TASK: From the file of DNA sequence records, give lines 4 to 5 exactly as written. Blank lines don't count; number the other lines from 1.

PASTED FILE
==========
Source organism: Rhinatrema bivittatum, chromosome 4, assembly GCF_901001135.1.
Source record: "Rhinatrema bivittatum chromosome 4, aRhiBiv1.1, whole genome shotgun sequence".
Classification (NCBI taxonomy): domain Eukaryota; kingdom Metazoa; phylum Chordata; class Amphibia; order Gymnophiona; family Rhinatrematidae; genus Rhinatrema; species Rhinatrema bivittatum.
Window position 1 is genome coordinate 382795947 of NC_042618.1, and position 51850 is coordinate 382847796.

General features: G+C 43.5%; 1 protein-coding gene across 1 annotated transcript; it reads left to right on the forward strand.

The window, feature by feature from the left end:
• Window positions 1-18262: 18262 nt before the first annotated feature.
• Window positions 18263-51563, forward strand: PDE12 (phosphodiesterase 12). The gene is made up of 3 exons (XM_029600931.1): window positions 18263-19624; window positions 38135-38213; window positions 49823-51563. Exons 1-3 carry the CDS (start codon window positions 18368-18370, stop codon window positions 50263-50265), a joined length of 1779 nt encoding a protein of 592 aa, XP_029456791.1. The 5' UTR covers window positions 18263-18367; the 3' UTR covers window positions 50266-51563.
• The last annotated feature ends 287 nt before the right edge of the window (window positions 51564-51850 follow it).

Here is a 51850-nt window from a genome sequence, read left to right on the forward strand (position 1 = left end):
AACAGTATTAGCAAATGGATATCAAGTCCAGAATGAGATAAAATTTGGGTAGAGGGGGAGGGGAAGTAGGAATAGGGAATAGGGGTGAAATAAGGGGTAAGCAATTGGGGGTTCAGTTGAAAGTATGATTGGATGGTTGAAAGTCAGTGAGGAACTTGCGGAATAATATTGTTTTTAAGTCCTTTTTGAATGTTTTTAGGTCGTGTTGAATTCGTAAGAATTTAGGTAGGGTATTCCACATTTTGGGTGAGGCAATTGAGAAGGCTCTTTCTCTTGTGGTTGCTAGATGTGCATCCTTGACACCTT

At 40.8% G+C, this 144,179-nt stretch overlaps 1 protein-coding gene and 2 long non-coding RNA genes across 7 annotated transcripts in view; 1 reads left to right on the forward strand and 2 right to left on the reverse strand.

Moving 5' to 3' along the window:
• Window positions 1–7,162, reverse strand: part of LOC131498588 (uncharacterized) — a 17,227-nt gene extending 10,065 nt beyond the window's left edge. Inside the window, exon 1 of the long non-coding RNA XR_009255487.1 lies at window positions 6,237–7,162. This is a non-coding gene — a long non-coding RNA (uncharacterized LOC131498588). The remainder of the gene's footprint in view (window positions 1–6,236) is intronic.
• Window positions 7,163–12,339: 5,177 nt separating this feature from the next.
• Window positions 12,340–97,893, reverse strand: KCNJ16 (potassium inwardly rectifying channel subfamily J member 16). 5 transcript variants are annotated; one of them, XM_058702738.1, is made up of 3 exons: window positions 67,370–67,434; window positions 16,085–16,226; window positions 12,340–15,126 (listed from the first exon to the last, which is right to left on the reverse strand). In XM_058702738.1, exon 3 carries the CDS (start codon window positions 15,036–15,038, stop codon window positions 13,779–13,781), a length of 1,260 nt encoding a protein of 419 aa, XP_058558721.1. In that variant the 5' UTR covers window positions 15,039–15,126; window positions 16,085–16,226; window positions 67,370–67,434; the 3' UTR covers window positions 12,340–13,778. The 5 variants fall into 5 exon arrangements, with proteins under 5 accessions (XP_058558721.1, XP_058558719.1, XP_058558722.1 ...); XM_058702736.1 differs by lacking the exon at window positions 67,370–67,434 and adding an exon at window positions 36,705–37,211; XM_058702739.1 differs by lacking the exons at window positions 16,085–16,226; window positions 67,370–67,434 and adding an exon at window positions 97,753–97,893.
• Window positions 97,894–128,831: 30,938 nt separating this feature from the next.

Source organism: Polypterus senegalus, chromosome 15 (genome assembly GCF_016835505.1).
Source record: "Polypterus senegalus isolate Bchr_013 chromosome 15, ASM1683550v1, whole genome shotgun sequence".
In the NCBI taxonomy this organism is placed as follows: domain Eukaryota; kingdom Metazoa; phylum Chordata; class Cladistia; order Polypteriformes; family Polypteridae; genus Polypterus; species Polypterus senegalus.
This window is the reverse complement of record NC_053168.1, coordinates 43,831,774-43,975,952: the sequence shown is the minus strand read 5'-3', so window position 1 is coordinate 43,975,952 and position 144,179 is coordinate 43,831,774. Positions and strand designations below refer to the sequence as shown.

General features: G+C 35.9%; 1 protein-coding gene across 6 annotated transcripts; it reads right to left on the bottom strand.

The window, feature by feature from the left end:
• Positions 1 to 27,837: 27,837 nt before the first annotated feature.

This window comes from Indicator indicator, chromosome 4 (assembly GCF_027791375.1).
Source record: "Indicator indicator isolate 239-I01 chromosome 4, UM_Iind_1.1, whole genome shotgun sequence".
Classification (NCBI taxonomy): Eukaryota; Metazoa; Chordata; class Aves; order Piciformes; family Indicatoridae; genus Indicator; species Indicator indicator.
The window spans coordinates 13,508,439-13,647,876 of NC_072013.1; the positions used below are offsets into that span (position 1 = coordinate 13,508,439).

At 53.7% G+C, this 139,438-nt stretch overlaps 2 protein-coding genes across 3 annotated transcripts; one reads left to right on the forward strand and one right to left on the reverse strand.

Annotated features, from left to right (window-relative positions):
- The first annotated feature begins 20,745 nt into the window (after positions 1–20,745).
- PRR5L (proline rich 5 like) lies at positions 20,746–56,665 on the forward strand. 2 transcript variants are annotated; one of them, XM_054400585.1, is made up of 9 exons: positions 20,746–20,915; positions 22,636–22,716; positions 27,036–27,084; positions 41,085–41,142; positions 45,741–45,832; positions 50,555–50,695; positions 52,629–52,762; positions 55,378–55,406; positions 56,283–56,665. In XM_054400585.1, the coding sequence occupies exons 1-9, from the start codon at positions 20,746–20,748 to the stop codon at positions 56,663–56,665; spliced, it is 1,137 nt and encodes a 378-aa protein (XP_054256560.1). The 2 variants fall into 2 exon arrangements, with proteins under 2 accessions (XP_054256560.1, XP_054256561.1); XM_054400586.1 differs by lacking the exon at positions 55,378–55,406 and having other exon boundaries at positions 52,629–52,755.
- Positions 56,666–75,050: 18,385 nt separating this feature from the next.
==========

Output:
Window position 1 is genome coordinate 382795947 of NC_042618.1, and position 51850 is coordinate 382847796.

General features: G+C 43.5%; 1 protein-coding gene across 1 annotated transcript; it reads left to right on the forward strand.